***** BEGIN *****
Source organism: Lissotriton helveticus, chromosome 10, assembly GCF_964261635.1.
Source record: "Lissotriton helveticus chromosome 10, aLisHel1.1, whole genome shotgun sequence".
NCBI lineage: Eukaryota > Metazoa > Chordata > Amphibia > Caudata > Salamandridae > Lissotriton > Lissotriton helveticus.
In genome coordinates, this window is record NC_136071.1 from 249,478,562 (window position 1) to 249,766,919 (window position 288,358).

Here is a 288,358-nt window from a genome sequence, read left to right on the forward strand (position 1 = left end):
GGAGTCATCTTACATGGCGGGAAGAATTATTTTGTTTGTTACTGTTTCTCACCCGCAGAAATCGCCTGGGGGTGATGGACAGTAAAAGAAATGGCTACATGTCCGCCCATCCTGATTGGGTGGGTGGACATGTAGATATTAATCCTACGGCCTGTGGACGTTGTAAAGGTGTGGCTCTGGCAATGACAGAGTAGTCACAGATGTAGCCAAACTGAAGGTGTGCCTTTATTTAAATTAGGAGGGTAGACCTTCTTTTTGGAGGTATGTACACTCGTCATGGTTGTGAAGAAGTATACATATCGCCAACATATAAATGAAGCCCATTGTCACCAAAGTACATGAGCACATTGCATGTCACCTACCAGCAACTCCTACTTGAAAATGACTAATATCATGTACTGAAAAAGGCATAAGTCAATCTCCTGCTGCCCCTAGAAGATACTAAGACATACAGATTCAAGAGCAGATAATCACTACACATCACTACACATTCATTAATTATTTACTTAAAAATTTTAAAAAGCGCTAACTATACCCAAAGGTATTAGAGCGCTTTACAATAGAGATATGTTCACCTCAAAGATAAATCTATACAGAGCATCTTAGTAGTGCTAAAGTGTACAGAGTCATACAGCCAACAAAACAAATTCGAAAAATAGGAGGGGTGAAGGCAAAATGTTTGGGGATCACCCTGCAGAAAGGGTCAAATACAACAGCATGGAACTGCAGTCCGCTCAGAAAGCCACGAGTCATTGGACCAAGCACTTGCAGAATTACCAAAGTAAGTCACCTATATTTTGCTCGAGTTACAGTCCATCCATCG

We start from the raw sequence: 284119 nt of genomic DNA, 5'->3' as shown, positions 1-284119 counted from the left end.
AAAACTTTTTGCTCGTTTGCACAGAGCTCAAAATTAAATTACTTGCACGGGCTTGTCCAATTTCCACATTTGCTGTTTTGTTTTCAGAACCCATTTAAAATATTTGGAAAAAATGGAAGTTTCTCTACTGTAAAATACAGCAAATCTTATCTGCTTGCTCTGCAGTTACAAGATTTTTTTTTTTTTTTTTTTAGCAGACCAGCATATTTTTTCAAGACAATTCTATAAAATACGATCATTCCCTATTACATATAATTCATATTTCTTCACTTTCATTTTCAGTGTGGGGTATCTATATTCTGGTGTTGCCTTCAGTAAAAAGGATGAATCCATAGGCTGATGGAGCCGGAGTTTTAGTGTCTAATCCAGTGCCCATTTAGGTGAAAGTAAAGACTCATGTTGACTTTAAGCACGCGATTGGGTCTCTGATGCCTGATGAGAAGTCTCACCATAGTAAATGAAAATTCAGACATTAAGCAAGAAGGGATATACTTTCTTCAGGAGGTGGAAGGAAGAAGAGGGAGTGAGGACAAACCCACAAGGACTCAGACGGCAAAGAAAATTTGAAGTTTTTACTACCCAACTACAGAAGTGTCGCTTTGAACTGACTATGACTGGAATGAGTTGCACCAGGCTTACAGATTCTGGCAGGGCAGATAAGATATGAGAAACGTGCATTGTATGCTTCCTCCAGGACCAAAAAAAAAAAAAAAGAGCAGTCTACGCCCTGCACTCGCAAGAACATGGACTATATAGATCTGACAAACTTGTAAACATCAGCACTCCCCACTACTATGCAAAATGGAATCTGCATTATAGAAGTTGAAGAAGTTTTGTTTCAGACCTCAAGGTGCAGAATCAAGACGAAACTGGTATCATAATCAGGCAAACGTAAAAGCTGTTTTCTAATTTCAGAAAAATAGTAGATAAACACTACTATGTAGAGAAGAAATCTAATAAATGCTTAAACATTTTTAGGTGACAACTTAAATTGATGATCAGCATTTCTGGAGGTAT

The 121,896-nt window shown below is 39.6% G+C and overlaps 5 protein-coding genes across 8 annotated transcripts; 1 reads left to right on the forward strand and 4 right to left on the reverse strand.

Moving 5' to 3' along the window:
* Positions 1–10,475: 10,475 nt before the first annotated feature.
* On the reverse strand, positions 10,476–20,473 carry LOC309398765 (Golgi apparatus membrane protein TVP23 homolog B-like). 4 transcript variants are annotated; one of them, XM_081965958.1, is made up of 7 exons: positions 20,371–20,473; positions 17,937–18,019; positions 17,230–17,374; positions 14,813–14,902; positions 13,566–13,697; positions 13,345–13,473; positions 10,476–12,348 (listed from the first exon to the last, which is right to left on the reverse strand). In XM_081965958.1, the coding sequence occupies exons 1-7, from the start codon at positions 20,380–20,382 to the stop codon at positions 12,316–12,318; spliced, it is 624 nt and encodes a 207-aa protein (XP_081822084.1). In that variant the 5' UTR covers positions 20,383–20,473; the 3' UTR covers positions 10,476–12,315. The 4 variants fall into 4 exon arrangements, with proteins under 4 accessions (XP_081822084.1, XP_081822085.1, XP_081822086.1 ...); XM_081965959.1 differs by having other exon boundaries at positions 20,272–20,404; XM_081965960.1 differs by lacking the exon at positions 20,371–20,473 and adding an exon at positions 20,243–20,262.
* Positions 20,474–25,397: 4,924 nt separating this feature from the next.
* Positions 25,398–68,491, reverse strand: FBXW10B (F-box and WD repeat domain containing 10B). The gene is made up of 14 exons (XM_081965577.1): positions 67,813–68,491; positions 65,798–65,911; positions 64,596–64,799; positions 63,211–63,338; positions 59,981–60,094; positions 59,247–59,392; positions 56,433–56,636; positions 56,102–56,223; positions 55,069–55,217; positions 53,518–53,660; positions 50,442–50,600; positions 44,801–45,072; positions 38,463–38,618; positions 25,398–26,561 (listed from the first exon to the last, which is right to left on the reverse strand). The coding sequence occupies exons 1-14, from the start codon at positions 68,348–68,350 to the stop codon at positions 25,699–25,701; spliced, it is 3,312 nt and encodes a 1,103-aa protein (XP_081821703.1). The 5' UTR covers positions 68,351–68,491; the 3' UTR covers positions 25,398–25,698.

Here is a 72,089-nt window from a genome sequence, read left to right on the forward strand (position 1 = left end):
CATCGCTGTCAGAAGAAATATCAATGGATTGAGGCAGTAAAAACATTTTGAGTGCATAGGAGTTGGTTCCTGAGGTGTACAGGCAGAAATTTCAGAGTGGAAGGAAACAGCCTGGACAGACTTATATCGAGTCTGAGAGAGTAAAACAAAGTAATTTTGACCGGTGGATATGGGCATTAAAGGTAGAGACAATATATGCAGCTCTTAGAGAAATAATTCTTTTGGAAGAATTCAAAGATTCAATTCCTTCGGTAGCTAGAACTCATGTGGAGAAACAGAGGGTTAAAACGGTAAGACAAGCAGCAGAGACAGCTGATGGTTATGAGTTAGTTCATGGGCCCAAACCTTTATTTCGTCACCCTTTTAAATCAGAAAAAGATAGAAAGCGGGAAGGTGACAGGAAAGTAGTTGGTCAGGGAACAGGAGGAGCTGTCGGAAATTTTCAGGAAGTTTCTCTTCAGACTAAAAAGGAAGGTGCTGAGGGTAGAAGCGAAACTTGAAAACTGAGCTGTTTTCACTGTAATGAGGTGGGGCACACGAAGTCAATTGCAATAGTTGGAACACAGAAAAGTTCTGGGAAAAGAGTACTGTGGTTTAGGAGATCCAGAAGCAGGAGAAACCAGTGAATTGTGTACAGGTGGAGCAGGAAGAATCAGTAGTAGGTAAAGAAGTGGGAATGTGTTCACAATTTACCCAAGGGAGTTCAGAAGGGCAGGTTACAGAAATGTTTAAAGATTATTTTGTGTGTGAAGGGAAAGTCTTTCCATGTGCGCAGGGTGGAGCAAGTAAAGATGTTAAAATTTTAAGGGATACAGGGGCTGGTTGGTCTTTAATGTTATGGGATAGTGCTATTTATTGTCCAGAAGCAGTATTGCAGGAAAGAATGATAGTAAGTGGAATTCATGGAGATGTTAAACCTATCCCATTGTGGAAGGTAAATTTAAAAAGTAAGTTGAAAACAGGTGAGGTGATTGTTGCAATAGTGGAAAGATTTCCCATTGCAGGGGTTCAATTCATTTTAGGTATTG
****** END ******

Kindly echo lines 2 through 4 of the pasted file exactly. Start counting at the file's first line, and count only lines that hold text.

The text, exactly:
Source record: "Lissotriton helveticus chromosome 10, aLisHel1.1, whole genome shotgun sequence".
NCBI lineage: Eukaryota > Metazoa > Chordata > Amphibia > Caudata > Salamandridae > Lissotriton > Lissotriton helveticus.
In genome coordinates, this window is record NC_136071.1 from 249,478,562 (window position 1) to 249,766,919 (window position 288,358).